Even though I had already incorporated many aspects of value investing into my own investing approach prior to reading this book, I still learned a lot from it, especially with respect to understanding the characteristics and psychological make-up of an intelligent investor.

Note: I read this book in March 2012.

Tuesday, April 3, 2012

Monthly Review: March 2012

Here is a review of what happened in March:

Dividends: I received a total of $110.85 in dividends from the following stocks:
  • ADM: $10.50
  • BDX: $11.25
  • CVX: $16.20
  • JNJ: $19.95
  • MCD: $24.50
  • NSC: $16.45
  • UTX: $12.00
This is my highest monthly total thus far this year and the first time I received more than $100 in dividends in a single month, as highlighted in a milestone post. I now have a year-to-date total of $285.37, which puts me 22.0% of the way toward my goal of receiving $1300 in dividends for 2012.

Dividend Increases: A dividend increase was announced for only one of my stocks (click on the stock to see my post about the increase):
  • GD: 8.5% increase, $3.20 more in annual dividend income

Savings: This month I saved $1605 (55.0%) of my net income, which is my highest monthly total thus far this year. I am pleased that I managed to get over the 50% mark for the second month in a row. This results in year-to-date savings of $4462, which puts me 37.2% of the way toward my goal for 2012. The preceding numbers do not reflect additional savings I realized this month when I received a tax refund of $976. When the refund is included, I actually saved $2581 (66.2%) of my net income in March. However, given that the refund is a special, non-recurring item, I have excluded it from my averages and totals so I can get a better sense of my typical savings.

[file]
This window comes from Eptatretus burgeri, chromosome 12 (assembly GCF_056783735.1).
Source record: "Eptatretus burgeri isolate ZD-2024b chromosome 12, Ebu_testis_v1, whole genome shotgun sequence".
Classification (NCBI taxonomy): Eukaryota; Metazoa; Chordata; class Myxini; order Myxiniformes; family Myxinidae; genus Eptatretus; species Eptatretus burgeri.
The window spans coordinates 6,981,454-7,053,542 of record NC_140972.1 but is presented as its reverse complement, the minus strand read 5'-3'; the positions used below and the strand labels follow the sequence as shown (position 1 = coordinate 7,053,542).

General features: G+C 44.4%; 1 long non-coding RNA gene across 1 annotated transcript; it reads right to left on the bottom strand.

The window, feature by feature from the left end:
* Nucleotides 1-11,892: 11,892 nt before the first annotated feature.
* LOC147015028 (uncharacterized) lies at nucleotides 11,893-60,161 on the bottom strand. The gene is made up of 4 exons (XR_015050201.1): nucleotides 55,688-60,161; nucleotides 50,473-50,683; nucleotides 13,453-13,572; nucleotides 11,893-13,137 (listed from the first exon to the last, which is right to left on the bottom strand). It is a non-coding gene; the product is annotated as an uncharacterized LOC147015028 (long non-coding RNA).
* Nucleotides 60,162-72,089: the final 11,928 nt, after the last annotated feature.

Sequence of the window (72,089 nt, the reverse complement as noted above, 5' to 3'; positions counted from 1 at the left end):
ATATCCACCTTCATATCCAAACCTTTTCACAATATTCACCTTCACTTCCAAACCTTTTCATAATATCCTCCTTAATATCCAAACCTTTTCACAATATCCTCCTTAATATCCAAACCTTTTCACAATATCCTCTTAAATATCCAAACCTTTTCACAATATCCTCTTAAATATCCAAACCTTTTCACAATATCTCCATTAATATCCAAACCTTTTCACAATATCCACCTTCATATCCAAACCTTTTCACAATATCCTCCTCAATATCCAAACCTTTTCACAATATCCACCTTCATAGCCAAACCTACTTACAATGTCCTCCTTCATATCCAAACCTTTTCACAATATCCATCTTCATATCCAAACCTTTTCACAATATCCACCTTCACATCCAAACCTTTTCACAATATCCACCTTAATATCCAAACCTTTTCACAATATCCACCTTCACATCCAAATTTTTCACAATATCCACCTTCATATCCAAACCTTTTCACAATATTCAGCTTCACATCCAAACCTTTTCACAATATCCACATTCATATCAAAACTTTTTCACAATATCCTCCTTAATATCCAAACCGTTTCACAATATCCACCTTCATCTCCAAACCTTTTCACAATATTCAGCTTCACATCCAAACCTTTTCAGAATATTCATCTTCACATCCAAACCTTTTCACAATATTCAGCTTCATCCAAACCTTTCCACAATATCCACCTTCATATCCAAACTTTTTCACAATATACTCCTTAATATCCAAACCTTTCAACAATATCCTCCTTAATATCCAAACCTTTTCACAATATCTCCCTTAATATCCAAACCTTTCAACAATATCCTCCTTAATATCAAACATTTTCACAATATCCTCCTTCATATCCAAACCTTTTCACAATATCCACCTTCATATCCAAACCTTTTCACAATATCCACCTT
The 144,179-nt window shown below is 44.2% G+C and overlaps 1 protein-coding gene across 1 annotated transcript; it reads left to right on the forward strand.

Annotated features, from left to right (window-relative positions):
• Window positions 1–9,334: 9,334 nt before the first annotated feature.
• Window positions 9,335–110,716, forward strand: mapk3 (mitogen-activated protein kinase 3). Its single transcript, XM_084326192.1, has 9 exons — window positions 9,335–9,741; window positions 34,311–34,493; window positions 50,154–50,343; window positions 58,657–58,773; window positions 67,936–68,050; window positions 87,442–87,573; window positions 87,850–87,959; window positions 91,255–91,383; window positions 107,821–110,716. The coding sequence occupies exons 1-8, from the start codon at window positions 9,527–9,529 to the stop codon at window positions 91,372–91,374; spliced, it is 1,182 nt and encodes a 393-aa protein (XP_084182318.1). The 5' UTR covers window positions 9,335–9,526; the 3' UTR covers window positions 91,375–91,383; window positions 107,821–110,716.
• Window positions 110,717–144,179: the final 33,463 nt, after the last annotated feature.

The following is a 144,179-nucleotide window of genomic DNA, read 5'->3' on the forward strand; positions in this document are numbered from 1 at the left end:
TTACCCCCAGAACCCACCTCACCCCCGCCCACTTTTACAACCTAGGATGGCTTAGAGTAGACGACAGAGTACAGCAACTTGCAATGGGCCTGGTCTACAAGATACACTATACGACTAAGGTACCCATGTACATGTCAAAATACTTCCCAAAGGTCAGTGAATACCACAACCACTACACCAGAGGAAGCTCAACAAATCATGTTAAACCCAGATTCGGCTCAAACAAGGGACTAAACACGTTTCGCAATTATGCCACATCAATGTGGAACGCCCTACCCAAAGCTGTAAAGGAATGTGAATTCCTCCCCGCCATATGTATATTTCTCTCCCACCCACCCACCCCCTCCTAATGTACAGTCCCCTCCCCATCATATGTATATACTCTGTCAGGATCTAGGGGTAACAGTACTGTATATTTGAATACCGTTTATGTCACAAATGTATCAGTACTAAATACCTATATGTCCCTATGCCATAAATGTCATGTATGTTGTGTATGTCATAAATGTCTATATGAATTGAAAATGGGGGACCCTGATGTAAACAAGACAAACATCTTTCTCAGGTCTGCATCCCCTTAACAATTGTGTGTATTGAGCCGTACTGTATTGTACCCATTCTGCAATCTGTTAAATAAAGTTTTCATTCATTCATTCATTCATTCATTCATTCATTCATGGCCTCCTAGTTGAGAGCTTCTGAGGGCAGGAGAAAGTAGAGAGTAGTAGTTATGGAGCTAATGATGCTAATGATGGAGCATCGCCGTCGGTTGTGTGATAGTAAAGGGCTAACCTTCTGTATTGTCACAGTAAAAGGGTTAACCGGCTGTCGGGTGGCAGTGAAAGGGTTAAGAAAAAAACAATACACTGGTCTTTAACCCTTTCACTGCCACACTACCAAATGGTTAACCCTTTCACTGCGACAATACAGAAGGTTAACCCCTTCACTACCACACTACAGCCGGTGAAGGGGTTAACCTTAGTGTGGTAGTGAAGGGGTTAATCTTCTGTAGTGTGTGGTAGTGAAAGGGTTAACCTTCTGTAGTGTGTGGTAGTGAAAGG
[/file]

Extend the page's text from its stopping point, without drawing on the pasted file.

Transactions: I bought three stocks this month (click on each transaction to see my post about it): These purchases will increase my annual dividend income by $96.01. I did not sell any stocks this month. My portfolio now has 21 stocks with a market value of $50,046.40 (including cash). This month was the first time my portfolio's value reached $50,000, as highlighted in a milestone post.

Looking Ahead: In April I expect to receive even more in dividends than I did in March, which is great. April should be similar to March in terms of expenses, so I expect similar savings (no tax refund, though). One thing worth noting is that in March I was able to change my cell phone plan to a cheaper option, which will save me about $12 per month starting in April. Based on the cash currently in my brokerage account and the pending addition of new capital, I will likely be able to make 2 purchases in April, although whether I do will depend on the availability of attractive buying opportunities.

Milestone: $100 in Dividends in a Single Month

In March I received $110.85 in dividends, which is the first time I received more than $100 in dividends in a single month. This might not seem like a major milestone (especially when compared with my portfolio value reaching $50,000), but it is very important in the context of my goal to create a sustainable, rising stream of dividend income that will eventually allow me to be financially secure in retirement. Achieving that goal will inevitably require that my monthly dividend income exceed my monthly expenses, so breaking the $100 mark is a big step in that direction.

The next milestone for my monthly dividend income is $200, although I do not anticipate reaching that point until 2013.